Lawyer Monthly - October 2021 Edition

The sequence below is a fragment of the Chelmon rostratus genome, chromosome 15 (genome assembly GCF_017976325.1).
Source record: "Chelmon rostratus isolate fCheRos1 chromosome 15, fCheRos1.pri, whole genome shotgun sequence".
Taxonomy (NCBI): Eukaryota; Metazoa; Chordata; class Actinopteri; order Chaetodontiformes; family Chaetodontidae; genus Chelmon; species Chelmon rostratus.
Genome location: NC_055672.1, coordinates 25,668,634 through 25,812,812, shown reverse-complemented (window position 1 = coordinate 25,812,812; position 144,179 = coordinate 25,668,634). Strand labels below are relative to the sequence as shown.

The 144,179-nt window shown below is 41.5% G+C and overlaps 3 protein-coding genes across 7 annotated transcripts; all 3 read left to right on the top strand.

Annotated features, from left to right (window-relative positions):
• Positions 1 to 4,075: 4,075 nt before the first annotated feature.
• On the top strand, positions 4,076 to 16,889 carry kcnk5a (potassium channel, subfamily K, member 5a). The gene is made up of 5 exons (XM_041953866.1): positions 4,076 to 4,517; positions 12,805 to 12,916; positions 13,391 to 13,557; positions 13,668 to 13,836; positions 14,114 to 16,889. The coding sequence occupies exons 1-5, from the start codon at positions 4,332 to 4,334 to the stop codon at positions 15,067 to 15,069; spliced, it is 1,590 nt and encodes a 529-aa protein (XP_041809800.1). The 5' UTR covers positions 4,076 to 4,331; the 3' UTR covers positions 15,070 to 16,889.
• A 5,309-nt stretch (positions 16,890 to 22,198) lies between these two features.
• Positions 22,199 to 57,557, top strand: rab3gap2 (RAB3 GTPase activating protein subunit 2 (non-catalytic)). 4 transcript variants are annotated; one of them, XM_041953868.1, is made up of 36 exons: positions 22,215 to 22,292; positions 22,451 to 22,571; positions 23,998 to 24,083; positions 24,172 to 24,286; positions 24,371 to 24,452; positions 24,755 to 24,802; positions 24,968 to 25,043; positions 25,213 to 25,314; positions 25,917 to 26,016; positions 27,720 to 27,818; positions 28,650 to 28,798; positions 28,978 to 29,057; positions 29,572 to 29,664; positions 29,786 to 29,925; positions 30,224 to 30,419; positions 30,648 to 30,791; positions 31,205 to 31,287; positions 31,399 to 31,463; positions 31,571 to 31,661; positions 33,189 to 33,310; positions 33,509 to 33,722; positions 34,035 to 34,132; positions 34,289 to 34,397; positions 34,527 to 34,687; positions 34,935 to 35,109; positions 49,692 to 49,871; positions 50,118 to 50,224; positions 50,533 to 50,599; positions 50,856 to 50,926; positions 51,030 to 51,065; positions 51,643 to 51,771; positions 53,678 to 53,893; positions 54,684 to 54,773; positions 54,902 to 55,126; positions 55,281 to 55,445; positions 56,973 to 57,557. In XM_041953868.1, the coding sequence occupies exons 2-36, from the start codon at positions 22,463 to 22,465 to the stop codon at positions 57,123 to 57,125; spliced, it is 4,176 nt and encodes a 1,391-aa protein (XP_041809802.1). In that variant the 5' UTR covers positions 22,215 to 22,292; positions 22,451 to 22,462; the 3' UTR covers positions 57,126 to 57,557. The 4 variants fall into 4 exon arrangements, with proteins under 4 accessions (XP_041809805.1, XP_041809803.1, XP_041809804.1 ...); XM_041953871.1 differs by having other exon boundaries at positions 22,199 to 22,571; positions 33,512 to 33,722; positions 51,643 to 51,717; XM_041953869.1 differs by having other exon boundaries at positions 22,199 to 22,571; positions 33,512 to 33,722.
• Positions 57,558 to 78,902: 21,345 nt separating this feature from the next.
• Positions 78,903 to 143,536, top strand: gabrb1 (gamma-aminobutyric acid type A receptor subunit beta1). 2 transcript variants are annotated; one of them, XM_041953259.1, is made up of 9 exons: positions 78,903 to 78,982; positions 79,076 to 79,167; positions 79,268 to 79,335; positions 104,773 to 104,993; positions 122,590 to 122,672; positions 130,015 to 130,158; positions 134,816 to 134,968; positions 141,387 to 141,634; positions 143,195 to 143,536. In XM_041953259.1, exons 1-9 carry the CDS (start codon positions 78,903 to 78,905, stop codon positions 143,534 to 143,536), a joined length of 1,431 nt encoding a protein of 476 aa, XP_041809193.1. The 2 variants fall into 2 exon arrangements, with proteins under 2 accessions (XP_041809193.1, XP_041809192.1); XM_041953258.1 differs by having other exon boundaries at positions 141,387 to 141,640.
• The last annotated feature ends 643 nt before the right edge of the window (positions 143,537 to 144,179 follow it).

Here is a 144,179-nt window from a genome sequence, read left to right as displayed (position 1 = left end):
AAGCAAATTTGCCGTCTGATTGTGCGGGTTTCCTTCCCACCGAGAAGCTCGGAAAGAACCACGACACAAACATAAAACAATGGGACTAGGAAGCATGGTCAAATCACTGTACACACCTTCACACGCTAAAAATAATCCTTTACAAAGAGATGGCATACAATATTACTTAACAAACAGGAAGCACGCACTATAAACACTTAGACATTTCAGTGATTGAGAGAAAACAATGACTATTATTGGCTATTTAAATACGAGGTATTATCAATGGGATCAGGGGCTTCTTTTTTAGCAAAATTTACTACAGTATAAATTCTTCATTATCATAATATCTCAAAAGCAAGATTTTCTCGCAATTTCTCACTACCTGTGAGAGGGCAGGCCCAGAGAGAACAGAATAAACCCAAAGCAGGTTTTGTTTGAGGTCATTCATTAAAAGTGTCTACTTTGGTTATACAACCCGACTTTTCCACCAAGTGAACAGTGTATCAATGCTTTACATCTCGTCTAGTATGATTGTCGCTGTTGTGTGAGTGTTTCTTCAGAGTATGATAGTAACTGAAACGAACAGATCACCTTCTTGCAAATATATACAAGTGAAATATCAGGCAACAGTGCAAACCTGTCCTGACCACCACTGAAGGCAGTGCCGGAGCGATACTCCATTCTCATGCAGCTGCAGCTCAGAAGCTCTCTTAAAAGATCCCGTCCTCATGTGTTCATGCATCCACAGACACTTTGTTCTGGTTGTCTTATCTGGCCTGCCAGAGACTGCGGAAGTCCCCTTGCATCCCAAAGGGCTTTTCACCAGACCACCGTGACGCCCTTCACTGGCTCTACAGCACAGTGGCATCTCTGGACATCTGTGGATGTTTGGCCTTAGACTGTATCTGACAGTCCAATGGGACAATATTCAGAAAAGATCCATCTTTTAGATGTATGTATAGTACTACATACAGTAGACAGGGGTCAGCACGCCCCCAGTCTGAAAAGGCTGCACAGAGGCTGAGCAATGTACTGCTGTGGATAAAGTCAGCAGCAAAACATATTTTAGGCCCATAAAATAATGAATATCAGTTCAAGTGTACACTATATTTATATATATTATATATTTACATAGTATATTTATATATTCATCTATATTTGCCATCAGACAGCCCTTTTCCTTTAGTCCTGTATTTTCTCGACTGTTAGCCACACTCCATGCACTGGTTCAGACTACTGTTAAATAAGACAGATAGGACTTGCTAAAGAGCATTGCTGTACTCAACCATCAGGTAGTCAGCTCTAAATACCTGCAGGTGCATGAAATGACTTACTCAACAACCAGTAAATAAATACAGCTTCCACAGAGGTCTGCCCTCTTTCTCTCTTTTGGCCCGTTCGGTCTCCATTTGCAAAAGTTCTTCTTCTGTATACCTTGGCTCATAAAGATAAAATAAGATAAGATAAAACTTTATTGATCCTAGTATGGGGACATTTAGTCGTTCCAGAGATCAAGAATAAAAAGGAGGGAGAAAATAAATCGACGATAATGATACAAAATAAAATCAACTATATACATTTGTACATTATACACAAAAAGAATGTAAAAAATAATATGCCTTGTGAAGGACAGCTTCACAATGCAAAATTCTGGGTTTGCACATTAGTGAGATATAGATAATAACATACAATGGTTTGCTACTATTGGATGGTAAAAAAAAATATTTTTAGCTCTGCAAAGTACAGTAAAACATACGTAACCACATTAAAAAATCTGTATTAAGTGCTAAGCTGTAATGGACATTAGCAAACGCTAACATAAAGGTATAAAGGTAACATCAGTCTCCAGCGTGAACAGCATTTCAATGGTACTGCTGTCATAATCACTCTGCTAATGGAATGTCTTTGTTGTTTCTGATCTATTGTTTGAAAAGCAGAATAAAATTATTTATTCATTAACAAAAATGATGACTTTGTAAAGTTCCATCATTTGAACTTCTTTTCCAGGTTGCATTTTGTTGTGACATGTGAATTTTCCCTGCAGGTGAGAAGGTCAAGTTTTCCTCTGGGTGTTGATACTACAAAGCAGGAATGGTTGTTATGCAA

WWW.LAWYER-MONTHLY.COM 35 What Potential Reforms Have Been Identified? What Are The Odds Of These Changes Coming Into Effect? The first and most obvious step that could be taken towards redressing the politicised nature of the Supreme Court would be to impose either an age or term length limit on justices. Assuming this could be judged to be constitutionally sound, the move would constitute a significant step towards erasing the political impetus to stack the court with ideologically sympathetic nominees. Another significant shake-up of the court might involve expanding the number of seats, potentially increasing the body of serving justices from nine to 12 (like its UK counterpart) or a different number. While this would not eliminate the ideologically charged nature of the nomination process, it would dilute the power of individual justices and lessen the political gravity of their appointment to the court. On a different tack, attention has also been drawn to the surging usage of the so-called “shadow docket”, the emergency process which allowed the Supreme Court to make a decision on the Texas Heartbeat Act within 72 hours and without issuing oral arguments. While not a holistic overhaul of the court, measures to restrict the court’s usage of this power would go some way towards restricting its ability to make contentious rulings without scrutiny. A House of Representatives hearing earlier this year appeared to show some bipartisan interest in addressing the shadow docket, but this has since faded as discourse around the court’s decision on the Heartbeat Act drew political battle lines on the issue. The greatest obstacle to altering the length of justices’ terms is the Constitution itself. Article III’s “good behaviour” stipulation has always been interpreted to mean an indefinite term on the bench, and legal experts doubt this obstacle could be overcome save by an unprecedented constitutional amendment – which would require the support of two-thirds of Congress and three quarters of the states. From the standpoint of political desire for reform, the outlook for progressive lawmakers appears dim. As with attitudes towards the shadow docket, tendencies towards altering the essence of the court are polarised. Supreme Court reform is not an explicit part of either the Democratic or Republican platforms, and only a minority of lawmakers from the former party have voiced open support for such policies. Several Democrat Representatives proposed H.R. 5140, a bill that might circumvent the need to amend the Constitution by instead requiring that Supreme Court justices become “Senior Justices” after 18 years of service with presidents appointing a new justice every two years, but minimal support was expressed for it. Moreover, President Biden has been guarded on the subject of Supreme Court reform. In April he launched a bipartisan commission to study the merits of proposed measures to reform the court, including the addition of seats, though the bipartisan nature of the committee renders it unlikely to recommend sweeping changes to the judicial branch. Biden has made few statements relating to his own stance, though White House press secretary Jen Psaki told reporters that it “has not changed” following the court’s refusal to block the Texas abortion bill, which he has attacked as an “unprecedented assault on a woman’s constitutional rights”. Ultimately, however, even should there be a significant appetite among the executive and legislative branches for Supreme Court reform, the constraints of government may prove impossible to overcome. With their slim 50-seat majority in the Senate, with Vice President Kamala Harris breaking ties, any aggressive partisan move to alter the composition of the court would have little chance of success – particularly while Senator Joe Manchin and other lawmakers have voiced opposition to eliminating the legislative filibuster, a necessary first step for the Democrats to implement large-scale reforms. To bring real change to the Supreme Court will require a good deal more vocal support from Congress and prospective voters alike. Although a true cross- party effort to address common frustrations with the SCOTUS may not be feasible at the moment, it is impossible to guess how heightened scrutiny of the court – and a potential power shift following the 2022 midterm elections – may yet change lawmakers’ priorities.

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